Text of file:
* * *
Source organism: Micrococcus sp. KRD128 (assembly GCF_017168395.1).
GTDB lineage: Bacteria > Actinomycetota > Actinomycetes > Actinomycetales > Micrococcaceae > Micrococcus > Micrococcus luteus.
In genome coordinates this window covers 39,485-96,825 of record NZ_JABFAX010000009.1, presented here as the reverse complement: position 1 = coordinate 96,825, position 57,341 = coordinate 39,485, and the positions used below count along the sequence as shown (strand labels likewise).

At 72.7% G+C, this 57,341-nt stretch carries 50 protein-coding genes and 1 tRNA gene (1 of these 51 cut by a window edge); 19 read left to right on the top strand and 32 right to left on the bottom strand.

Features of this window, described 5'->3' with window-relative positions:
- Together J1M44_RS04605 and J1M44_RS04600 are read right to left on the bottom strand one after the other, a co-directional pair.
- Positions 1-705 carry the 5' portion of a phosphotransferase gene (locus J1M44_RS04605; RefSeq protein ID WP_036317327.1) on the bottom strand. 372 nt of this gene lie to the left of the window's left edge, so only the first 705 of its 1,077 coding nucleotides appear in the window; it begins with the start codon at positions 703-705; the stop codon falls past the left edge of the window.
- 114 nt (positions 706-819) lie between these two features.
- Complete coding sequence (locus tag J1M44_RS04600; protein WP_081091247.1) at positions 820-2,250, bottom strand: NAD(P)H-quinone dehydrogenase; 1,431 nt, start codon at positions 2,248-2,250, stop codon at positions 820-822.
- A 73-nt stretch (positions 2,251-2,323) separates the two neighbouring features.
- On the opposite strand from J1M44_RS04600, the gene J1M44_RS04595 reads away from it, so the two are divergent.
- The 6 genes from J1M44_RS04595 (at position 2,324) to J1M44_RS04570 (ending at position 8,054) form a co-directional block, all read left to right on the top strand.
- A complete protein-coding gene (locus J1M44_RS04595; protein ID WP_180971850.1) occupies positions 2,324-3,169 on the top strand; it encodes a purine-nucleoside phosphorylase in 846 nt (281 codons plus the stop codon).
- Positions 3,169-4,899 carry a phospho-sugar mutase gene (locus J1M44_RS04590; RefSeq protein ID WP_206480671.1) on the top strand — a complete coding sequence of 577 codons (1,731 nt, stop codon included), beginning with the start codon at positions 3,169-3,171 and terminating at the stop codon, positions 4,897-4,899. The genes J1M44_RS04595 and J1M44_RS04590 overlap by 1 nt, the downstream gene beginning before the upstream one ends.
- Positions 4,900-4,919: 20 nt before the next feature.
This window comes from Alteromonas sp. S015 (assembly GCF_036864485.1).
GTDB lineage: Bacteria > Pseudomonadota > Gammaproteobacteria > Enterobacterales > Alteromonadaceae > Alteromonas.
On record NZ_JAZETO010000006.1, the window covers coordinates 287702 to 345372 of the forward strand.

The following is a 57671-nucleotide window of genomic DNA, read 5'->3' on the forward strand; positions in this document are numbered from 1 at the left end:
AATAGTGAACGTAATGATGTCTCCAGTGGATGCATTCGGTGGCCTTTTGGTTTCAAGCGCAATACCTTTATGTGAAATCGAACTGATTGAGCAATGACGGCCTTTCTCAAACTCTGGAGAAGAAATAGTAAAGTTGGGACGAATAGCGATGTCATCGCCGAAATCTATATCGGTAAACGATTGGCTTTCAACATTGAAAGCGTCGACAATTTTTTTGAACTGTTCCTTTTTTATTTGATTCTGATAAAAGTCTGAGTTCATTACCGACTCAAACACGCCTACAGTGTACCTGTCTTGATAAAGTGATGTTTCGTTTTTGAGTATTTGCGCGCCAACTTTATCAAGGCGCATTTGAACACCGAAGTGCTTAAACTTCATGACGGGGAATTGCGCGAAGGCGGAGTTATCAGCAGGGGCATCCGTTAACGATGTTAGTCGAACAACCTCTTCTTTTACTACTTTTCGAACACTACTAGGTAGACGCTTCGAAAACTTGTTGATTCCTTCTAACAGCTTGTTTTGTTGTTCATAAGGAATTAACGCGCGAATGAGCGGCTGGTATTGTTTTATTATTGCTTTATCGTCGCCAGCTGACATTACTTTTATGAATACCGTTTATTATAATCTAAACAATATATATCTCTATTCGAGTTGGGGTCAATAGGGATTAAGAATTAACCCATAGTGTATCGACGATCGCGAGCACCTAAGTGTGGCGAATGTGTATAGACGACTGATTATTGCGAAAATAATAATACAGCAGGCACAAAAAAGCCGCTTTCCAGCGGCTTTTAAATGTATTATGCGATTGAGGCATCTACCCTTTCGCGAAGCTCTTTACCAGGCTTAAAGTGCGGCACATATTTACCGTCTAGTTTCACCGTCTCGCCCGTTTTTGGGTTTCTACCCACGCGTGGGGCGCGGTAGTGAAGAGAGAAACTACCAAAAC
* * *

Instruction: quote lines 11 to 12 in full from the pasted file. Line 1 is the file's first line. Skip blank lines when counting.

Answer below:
- On the opposite strand from J1M44_RS04600, the gene J1M44_RS04595 reads away from it, so the two are divergent.
- The 6 genes from J1M44_RS04595 (at position 2,324) to J1M44_RS04570 (ending at position 8,054) form a co-directional block, all read left to right on the top strand.